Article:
Buddha, patriarchs- these are just laudatory words and phrases. Do you want to know what the threefold world is? It is nothing other than the mind-ground that you who are now listening to the Dharma are standing on. When you have a moment of greed in your mind, that is the world of desire. When you have a moment of anger in your mind, that is the world of form. When you have a moment of ignorance in your mind, that is the world of formlessness. These are the pieces of furniture in your house.

The threefold world does not announce, “I am the threefold world.” Rather it's you, followers of the Way, who do so, this person here in front of my eyes who in marvelous fashion shines his torch on the ten thousand things and sizes up the world. It's he who assigns names to the threefold world.

Fellow believers, this body made up of the four major elements has no permanence. Things like spleen and stomach, liver and gall, hair, nails, teeth are simply evidence that all phenomenal things are empty of fixed characteristics. When your mind has learned to cease its momentary seeking, this is dubbed the state of the bodhi tree. But while your mind is incapable of ceasing, this is dubbed the tree of ignorance. Ignorance has no fixed abode, ignorance has no beginning or end. As long as your mind is unable to cease its moment by moment activity, then you are up in the tree of ignorance.

Lin-chi I-hsuan (d.866)

Excerpted from The Zen Teachings of Master Lin-Chi Translated by Burton Watson

It is tempting to want some kind of “measurement” of practice. Students always want to know that their energy and time is well spent. Many devote years to practice only to wake up one day to their delusions that have kept true clarity at bay. Of course the paradox of practice is that still we polish, even though one day we all come to the understanding that there is no mirror or polishing necessary. Lin-chi cuts through many of the side trips taken to study.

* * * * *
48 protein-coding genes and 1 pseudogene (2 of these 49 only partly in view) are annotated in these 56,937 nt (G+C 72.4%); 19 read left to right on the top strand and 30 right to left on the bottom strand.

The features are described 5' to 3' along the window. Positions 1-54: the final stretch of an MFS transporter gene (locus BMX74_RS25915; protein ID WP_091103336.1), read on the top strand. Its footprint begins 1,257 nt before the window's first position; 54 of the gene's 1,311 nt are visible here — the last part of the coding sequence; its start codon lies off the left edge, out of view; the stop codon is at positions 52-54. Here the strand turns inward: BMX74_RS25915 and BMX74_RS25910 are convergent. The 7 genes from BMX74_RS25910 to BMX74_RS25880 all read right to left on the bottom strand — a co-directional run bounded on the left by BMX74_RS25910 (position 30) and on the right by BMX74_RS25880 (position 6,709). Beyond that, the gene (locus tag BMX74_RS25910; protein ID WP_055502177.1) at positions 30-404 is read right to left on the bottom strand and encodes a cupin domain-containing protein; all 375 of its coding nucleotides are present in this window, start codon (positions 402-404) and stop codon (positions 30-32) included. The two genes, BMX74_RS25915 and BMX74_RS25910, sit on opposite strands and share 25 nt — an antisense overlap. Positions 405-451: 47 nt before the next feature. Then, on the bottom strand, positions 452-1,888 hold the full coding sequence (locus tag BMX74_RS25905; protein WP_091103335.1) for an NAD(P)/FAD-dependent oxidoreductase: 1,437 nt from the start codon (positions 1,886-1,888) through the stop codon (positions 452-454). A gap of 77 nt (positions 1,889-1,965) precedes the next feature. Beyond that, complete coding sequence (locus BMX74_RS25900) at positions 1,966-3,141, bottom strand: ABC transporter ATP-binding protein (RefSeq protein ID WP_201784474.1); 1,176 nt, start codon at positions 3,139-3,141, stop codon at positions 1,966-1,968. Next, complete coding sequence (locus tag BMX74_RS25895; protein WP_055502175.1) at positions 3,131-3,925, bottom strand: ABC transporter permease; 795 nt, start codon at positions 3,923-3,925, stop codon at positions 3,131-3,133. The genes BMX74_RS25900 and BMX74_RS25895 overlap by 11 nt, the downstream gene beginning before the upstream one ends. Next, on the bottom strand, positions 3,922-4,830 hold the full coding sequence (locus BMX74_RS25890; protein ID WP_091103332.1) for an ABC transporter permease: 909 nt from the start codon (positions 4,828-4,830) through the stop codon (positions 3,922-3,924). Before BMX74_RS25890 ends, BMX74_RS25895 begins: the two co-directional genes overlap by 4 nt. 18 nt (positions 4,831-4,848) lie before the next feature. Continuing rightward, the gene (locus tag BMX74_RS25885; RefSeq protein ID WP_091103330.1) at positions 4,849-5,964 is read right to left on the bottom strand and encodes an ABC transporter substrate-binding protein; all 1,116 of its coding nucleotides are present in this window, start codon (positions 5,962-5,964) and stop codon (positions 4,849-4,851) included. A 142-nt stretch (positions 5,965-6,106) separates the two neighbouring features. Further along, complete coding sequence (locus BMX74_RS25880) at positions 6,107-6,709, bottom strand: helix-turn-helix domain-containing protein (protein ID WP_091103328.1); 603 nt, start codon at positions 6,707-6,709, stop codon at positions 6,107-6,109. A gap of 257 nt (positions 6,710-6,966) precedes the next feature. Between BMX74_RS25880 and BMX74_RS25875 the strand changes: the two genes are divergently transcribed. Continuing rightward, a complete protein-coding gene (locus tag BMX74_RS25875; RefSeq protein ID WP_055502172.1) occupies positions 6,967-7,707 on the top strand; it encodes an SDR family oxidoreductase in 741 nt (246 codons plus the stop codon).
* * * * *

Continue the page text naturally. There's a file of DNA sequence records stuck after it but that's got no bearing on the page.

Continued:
How many of us have read all the stories and used them as some kind of measuring stick? We can't possibly “be there” because we haven't experienced what the old guys described as enlightenment, nirvana, or awakening the kundalini.

The simplicity of Lin-chi is almost too much for us; the dropping of cherished ideas of teachers and teachings seems a little like stepping off a curb we didn't know was there. What's left to stand on? Nothing more than a readiness, an alertness, that beginner's mind that isn't already full of ideas of enlightenment stories and comparisons. And yet it is easy for many to go far in the other direction and intellectually “get something” which seems to tell them there's no more need to practice.

Therein lies the beauty of the middle way of Buddhism. If the mind goes too far in the stiffness of dogma, we pull it back to center. If we get too lax feeling there's no need to practice at all, we recognize the lostness of that attitude as well and return to center. Luckily there are some helpful hints along the way mixed in with the folklore:

Are you concerned with enlightenment, which implies a static attainment, or rather with enlightening, an unending process of continual opening? 


Balancing along the Way, 

Elana, Scribe for Daily Zen